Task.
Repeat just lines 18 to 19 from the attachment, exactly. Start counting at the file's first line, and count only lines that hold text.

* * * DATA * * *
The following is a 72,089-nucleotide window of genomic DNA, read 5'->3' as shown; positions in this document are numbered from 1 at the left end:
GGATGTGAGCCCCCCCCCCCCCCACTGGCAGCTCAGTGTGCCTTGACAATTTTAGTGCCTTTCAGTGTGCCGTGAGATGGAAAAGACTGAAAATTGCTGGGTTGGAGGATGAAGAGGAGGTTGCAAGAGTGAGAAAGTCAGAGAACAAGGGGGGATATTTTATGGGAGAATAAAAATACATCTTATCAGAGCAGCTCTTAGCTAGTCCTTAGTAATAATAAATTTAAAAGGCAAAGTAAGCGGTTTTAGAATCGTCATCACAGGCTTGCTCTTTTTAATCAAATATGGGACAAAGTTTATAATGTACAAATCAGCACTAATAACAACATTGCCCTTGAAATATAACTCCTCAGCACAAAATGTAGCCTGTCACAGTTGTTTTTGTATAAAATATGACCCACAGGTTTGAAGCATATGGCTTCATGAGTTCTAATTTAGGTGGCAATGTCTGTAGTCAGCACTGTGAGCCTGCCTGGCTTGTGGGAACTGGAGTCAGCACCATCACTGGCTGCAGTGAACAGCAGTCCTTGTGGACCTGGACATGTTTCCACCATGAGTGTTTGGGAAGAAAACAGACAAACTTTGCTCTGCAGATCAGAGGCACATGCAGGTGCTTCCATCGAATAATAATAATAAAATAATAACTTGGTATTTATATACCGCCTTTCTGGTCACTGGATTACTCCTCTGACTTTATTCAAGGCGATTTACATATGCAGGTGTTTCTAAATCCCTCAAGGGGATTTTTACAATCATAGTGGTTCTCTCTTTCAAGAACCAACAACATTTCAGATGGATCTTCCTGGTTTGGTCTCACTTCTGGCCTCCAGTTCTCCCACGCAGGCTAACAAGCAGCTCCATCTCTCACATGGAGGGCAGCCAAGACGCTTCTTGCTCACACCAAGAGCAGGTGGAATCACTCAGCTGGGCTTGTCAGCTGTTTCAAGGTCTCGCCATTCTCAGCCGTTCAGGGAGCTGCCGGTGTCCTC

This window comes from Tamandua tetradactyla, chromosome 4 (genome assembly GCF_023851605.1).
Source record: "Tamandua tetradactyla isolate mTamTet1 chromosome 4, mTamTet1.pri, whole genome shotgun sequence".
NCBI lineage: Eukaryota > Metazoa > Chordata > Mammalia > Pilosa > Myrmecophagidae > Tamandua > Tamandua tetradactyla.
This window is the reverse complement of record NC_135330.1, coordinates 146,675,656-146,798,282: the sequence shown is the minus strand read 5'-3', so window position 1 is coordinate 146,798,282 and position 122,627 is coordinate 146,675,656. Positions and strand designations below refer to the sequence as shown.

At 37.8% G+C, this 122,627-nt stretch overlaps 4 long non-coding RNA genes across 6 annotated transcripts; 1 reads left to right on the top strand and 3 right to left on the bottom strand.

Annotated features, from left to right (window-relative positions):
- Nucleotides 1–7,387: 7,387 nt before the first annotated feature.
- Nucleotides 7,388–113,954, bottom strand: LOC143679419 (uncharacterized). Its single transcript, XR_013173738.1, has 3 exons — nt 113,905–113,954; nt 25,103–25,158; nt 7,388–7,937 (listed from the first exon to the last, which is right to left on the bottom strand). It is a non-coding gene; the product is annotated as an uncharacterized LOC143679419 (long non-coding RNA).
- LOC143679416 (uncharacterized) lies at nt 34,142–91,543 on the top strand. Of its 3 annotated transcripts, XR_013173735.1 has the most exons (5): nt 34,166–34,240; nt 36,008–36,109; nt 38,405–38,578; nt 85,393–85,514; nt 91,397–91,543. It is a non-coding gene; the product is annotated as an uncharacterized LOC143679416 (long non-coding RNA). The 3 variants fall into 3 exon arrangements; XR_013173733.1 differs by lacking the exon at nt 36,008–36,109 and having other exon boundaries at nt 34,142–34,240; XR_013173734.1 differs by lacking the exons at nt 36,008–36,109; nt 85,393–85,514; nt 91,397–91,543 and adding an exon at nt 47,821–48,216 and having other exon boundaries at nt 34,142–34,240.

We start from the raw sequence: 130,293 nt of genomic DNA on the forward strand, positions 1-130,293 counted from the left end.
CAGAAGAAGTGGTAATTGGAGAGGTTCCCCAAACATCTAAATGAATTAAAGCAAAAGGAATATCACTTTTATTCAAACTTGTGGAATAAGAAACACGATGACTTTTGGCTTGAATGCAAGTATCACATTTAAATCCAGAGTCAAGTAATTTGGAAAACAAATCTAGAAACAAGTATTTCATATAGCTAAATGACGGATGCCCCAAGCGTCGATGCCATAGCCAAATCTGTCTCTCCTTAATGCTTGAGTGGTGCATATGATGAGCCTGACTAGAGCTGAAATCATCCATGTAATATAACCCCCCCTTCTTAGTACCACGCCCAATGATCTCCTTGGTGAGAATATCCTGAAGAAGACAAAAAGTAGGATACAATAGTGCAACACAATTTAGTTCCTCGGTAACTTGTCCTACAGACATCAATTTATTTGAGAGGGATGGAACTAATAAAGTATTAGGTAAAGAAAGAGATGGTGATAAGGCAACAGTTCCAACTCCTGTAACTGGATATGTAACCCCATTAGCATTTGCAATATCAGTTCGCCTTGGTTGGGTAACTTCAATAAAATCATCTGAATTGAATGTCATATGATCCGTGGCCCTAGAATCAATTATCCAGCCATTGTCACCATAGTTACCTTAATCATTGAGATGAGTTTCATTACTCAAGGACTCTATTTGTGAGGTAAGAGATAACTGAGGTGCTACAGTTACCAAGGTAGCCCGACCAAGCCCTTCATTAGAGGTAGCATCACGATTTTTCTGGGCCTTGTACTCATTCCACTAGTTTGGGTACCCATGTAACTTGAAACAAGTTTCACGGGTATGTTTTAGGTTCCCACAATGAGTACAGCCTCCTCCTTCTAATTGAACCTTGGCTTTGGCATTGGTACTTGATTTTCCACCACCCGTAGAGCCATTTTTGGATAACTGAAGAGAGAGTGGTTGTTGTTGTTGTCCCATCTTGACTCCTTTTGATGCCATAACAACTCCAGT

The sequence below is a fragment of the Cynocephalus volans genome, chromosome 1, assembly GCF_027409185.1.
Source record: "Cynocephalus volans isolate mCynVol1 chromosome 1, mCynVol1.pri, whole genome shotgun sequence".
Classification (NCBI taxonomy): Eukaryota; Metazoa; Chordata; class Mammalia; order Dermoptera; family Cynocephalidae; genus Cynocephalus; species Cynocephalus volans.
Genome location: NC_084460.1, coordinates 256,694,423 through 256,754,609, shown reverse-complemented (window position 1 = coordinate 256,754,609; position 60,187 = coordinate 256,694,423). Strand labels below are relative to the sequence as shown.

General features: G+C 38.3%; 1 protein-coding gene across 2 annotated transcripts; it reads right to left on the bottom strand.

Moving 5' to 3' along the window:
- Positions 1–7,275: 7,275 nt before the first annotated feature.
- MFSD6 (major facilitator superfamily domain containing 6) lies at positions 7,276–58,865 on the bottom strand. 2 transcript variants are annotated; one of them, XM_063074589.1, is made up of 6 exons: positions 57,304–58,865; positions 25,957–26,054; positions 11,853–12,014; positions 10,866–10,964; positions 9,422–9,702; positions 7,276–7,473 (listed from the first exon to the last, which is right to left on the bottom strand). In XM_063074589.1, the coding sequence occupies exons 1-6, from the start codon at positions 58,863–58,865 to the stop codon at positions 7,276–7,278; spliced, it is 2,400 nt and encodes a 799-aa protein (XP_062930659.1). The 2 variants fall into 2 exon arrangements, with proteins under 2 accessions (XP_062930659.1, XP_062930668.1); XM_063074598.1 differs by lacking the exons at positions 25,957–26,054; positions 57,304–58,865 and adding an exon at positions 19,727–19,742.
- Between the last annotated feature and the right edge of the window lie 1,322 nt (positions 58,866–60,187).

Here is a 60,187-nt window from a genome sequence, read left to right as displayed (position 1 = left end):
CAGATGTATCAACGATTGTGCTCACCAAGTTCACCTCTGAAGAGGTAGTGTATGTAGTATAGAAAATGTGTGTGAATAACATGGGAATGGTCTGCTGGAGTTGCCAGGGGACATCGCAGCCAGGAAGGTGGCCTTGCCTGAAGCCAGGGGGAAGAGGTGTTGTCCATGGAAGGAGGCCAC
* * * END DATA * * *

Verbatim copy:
General features: G+C 38.3%; 1 protein-coding gene across 2 annotated transcripts; it reads right to left on the bottom strand.

Moving 5' to 3' along the window: